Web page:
Understanding the Seasons
The reason that the weather is warmer in summer and colder in winter for the northern hemisphere is not due to the fact that the earth is nearer to the sun in summer and farther from the sun in winter. In fact, just the opposite is true. The seasons are the result of the differing amounts of solar energy which are received at the earth's surface. This changing insolation is a result of the 23 ½° inclination of the earth's axis to the perpendicular of the ecliptic, and the revolution of the earth around the sun. The earth's axis is the imaginary line about which the earth rotates. Expressed in another way, the ecliptic (path of the sun in the sky) is tilted to the plane of the celestial equator by 23 ½°. This causes the sun to not only move eastward as the earth revolves around this star, but to also move northward or southward with respect to the celestial equator. This change in the declination of the sun results in three yearly cycles which can be readily observed as the seasons progress:
In winter, the northern hemisphere is tilted away from the sun. The daily duration of sunshine is restricted, and the sun is lower at noon. The sun's energy strikes the ground at a shallower angle, and thus less energy is received per unit area. The temperature becomes colder. In summer, the northern hemisphere is tilted toward the sun. Not only is the daily duration of sunshine longer, but the sun also climbs to a higher altitude, so that its energy strikes our location more directly, and we receive more energy per unit area. It's time to party in the warmer weather.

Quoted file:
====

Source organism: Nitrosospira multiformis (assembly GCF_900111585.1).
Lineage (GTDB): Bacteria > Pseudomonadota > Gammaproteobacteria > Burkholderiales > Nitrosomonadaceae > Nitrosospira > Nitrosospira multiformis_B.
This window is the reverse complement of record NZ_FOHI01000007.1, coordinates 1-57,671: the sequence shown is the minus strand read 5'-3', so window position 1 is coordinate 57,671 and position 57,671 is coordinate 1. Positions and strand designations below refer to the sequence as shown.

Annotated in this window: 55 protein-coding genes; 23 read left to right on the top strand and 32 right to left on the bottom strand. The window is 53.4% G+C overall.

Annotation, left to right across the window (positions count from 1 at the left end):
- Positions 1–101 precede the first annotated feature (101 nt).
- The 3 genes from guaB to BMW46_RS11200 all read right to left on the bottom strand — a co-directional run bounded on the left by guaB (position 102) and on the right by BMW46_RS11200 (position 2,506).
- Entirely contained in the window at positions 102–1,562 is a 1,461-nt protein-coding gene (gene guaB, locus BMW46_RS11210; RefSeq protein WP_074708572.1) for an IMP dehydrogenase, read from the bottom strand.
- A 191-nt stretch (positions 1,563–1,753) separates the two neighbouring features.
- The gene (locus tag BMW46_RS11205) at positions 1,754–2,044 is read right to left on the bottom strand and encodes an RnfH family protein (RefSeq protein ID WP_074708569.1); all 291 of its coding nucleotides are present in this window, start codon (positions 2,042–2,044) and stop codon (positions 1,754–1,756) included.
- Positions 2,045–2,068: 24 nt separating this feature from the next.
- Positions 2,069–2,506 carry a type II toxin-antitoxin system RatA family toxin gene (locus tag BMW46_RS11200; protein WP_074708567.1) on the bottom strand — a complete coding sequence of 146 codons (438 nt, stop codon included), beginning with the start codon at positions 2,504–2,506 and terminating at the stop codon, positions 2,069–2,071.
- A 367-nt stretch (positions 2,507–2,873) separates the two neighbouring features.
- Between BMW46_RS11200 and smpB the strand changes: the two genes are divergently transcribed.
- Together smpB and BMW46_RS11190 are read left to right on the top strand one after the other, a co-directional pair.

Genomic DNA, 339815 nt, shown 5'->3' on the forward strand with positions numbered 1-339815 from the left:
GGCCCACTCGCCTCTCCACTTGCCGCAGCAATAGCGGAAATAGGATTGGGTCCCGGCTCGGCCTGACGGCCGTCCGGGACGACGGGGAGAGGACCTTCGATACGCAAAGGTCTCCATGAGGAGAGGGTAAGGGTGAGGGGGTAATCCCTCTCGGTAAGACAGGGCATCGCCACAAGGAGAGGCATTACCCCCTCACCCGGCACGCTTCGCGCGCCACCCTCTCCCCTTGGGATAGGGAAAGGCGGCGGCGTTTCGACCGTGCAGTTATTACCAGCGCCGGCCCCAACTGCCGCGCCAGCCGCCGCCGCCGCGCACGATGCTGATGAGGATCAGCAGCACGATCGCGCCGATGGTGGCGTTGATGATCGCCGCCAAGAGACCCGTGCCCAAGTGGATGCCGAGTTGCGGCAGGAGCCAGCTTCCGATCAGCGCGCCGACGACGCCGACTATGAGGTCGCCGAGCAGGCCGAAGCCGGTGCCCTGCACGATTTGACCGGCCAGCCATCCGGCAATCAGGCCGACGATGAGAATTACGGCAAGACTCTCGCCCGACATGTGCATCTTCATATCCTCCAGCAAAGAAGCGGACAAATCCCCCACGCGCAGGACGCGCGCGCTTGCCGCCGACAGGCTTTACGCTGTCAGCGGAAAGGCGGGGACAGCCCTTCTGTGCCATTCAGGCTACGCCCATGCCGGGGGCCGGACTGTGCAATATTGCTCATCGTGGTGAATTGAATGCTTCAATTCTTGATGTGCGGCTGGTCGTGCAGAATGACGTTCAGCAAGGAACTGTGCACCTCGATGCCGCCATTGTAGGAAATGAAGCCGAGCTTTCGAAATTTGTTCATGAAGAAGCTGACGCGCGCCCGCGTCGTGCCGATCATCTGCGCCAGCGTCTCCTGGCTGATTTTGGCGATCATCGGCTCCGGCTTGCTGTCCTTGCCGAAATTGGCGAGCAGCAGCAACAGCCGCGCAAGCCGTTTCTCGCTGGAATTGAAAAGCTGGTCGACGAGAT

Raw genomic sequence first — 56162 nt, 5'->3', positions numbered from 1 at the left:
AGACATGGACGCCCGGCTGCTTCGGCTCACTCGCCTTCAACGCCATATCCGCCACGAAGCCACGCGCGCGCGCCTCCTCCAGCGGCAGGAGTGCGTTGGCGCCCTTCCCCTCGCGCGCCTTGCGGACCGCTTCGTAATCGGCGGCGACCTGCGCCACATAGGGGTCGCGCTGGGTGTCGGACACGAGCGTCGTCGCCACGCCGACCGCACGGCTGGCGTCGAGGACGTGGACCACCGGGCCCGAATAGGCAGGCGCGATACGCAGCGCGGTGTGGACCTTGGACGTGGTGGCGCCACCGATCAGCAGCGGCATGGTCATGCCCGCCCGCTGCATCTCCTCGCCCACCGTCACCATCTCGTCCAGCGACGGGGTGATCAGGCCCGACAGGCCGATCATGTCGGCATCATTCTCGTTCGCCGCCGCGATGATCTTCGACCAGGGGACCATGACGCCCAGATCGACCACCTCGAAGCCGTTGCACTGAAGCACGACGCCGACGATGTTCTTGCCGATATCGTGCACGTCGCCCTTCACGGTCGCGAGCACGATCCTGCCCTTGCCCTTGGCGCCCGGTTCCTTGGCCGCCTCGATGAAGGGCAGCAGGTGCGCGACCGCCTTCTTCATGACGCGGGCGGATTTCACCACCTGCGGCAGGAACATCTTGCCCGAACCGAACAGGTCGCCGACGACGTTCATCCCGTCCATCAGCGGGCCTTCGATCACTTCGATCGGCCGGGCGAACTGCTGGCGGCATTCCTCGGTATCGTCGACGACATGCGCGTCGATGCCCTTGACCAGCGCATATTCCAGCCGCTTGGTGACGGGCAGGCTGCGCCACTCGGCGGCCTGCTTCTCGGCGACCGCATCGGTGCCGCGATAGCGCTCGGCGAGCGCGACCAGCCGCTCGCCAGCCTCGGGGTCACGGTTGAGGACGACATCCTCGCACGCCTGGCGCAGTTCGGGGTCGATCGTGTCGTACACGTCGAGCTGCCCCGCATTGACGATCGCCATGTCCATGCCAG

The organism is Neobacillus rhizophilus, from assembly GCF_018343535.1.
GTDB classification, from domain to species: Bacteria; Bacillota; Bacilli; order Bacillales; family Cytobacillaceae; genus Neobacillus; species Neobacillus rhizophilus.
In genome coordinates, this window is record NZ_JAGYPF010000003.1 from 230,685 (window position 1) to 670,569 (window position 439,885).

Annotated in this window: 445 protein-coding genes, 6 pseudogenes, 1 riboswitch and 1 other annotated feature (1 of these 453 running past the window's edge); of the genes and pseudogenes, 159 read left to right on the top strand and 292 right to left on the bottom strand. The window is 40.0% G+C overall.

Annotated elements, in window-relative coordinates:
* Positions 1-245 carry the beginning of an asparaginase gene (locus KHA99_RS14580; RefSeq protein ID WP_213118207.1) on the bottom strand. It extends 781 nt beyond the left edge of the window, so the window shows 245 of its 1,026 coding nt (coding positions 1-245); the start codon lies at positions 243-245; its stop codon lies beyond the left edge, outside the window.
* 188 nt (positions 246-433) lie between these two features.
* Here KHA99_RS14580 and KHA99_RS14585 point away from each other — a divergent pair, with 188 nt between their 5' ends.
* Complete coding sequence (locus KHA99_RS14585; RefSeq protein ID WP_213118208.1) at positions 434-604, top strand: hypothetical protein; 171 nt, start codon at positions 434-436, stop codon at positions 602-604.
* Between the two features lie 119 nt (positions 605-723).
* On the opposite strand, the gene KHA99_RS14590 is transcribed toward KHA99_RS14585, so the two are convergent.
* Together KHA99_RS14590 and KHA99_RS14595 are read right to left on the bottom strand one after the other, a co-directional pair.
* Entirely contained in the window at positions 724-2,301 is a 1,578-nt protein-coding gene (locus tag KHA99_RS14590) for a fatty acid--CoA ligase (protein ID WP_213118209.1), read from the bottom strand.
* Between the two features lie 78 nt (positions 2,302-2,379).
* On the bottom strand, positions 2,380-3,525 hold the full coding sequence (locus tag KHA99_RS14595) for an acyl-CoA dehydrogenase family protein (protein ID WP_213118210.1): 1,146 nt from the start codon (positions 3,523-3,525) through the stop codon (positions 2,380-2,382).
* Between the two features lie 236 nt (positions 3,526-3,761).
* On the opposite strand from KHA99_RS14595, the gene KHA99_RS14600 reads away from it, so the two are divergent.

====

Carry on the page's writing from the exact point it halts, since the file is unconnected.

The fact that the weather is warmer in the northern hemisphere in summer and colder in winter is NOT because the sun is nearer to us in summer and farther from us in winter. In actuality, the summer sun is three million miles farther from the earth than its winter distance. The two factors which produce the seasonal effects are (1) the duration of sunlit hours experienced during each season and (2) how directly the sun's rays strike the earth's surface. These two factors are in essence due to a single factor, namely the inclination of the plane of earth's equator with the plane of its orbit around the sun. Put another way, the axis of the earth is inclined 23 ½° from the perpendicular to its orbit.
In summer, the northern half of the earth's
axis is tipped toward the sun. Not only is the duration of daylight
longest at any place in the northern hemisphere, but the sun transits
the meridian at a higher altitude, so that its rays are more nearly
vertical and more concentrated. In winter, the northern hemisphere of
the earth is tilted away from the sun. The duration of daylight is shorter
and the sun transits the meridian at a lower altitude. The sun's rays
strike the earth more obliquely and thus impart to the surface of earth
less energy per unit area.